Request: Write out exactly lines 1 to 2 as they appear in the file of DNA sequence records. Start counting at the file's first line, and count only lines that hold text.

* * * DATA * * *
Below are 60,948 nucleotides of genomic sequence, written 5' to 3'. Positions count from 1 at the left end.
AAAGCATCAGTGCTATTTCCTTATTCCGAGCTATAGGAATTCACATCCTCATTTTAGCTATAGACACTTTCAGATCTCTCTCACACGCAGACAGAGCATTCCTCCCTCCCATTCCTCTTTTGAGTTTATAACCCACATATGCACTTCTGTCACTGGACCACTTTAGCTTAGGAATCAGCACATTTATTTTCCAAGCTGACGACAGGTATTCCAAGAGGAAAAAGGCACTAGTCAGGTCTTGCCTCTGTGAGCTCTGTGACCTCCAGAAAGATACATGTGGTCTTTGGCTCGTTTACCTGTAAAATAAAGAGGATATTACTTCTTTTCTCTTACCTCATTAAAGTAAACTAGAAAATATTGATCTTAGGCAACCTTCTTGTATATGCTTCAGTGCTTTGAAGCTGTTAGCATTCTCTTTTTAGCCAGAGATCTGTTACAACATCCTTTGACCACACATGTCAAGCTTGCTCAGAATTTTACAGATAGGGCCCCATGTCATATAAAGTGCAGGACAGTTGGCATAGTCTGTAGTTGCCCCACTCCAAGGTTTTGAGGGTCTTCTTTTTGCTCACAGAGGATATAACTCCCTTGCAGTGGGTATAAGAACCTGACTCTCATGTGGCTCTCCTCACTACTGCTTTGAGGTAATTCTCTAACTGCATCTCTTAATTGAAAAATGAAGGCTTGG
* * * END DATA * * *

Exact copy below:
Below are 60,948 nucleotides of genomic sequence, written 5' to 3'. Positions count from 1 at the left end.
AAAGCATCAGTGCTATTTCCTTATTCCGAGCTATAGGAATTCACATCCTCATTTTAGCTATAGACACTTTCAGATCTCTCTCACACGCAGACAGAGCATTCCTCCCTCCCATTCCTCTTTTGAGTTTATAACCCACATATGCACTTCTGTCACTGGACCACTTTAGCTTAGGAATCAGCACATTTATTTTCCAAGCTGACGACAGGTATTCCAAGAGGAAAAAGGCACTAGTCAGGTCTTGCCTCTGTGAGCTCTGTGACCTCCAGAAAGATACATGTGGTCTTTGGCTCGTTTACCTGTAAAATAAAGAGGATATTACTTCTTTTCTCTTACCTCATTAAAGTAAACTAGAAAATATTGATCTTAGGCAACCTTCTTGTATATGCTTCAGTGCTTTGAAGCTGTTAGCATTCTCTTTTTAGCCAGAGATCTGTTACAACATCCTTTGACCACACATGTCAAGCTTGCTCAGAATTTTACAGATAGGGCCCCATGTCATATAAAGTGCAGGACAGTTGGCATAGTCTGTAGTTGCCCCACTCCAAGGTTTTGAGGGTCTTCTTTTTGCTCACAGAGGATATAACTCCCTTGCAGTGGGTATAAGAACCTGACTCTCATGTGGCTCTCCTCACTACTGCTTTGAGGTAATTCTCTAACTGCATCTCTTAATTGAAAAATGAAGGCTTGG